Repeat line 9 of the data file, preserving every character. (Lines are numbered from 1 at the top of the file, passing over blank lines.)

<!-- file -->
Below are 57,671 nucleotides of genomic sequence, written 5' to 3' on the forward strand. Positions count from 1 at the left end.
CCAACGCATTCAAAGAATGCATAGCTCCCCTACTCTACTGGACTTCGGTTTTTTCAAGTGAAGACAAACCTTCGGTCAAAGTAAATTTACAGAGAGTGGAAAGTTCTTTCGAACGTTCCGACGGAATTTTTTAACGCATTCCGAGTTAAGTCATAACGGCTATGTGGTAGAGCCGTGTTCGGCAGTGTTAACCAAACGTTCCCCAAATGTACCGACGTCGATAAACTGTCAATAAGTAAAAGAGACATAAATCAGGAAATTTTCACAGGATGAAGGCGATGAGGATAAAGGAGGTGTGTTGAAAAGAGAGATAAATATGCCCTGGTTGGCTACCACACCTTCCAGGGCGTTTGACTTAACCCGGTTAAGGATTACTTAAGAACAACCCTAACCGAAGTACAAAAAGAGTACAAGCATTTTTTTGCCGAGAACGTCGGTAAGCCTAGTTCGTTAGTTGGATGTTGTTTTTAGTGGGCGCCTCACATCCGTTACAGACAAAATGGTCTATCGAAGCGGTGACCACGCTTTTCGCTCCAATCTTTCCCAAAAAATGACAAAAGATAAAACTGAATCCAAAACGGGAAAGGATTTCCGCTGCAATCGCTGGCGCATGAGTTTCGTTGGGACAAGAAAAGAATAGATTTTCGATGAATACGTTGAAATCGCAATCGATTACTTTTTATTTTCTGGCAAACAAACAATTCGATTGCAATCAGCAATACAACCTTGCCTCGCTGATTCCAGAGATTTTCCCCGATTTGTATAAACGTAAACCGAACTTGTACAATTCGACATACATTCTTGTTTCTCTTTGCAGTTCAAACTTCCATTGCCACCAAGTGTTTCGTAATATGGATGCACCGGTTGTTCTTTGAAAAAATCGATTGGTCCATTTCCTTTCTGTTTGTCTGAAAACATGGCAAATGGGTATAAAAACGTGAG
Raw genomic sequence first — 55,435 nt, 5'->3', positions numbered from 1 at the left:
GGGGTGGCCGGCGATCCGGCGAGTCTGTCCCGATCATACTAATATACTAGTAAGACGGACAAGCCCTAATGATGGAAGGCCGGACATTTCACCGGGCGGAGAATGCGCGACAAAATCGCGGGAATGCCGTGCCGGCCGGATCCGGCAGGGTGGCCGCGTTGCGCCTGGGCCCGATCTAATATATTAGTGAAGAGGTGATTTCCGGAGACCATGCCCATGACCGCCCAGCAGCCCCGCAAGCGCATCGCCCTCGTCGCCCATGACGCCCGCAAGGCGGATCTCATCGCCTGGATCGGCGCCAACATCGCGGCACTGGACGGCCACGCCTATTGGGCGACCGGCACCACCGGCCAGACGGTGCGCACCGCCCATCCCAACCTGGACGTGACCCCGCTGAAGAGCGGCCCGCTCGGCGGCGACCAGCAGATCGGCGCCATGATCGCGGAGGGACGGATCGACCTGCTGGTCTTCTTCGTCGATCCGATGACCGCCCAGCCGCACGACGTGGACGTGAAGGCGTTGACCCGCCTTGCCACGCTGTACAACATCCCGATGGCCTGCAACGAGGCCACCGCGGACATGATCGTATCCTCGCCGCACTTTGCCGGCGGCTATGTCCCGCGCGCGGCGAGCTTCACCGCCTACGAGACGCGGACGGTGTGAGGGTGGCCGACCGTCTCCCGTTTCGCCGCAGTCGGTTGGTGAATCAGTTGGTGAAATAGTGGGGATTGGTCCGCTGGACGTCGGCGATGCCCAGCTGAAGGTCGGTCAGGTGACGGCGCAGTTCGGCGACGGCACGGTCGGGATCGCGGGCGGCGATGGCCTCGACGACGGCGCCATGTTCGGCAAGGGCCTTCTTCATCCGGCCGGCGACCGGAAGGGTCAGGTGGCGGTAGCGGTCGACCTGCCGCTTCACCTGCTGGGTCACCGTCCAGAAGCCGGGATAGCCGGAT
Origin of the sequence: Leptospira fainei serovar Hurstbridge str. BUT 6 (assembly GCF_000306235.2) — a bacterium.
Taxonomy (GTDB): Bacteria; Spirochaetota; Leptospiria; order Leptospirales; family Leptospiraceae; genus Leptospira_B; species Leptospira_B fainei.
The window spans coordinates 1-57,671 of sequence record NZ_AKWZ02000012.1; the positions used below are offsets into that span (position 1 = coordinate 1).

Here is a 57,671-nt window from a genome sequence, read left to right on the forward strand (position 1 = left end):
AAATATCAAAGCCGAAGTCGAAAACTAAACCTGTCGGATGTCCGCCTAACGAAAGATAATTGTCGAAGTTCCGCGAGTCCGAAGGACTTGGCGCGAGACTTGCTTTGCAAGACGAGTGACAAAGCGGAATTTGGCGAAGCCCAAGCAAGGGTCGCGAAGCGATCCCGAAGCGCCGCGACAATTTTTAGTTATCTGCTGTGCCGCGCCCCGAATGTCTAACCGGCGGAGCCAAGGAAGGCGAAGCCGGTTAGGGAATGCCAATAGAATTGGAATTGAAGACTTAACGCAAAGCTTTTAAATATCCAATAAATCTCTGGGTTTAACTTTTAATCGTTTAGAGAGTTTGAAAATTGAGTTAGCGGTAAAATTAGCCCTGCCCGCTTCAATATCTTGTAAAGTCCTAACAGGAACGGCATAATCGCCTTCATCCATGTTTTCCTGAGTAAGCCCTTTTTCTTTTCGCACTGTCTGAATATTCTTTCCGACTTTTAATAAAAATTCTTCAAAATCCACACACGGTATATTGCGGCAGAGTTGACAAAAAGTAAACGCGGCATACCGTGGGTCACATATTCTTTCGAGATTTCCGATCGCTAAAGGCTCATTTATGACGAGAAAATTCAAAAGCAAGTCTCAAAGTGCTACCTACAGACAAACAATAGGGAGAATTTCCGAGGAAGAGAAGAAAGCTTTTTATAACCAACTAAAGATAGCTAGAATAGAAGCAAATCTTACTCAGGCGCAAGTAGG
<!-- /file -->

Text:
AAATATCAAAGCCGAAGTCGAAAACTAAACCTGTCGGATGTCCGCCTAACGAAAGATAATTGTCGAAGTTCCGCGAGTCCGAAGGACTTGGCGCGAGACTTGCTTTGCAAGACGAGTGACAAAGCGGAATTTGGCGAAGCCCAAGCAAGGGTCGCGAAGCGATCCCGAAGCGCCGCGACAATTTTTAGTTATCTGCTGTGCCGCGCCCCGAATGTCTAACCGGCGGAGCCAAGGAAGGCGAAGCCGGTTAGGGAATGCCAATAGAATTGGAATTGAAGACTTAACGCAAAGCTTTTAAATATCCAATAAATCTCTGGGTTTAACTTTTAATCGTTTAGAGAGTTTGAAAATTGAGTTAGCGGTAAAATTAGCCCTGCCCGCTTCAATATCTTGTAAAGTCCTAACAGGAACGGCATAATCGCCTTCATCCATGTTTTCCTGAGTAAGCCCTTTTTCTTTTCGCACTGTCTGAATATTCTTTCCGACTTTTAATAAAAATTCTTCAAAATCCACACACGGTATATTGCGGCAGAGTTGACAAAAAGTAAACGCGGCATACCGTGGGTCACATATTCTTTCGAGATTTCCGATCGCTAAAGGCTCATTTATGACGAGAAAATTCAAAAGCAAGTCTCAAAGTGCTACCTACAGACAAACAATAGGGAGAATTTCCGAGGAAGAGAAGAAAGCTTTTTATAACCAACTAAAGATAGCTAGAATAGAAGCAAATCTTACTCAGGCGCAAGTAGG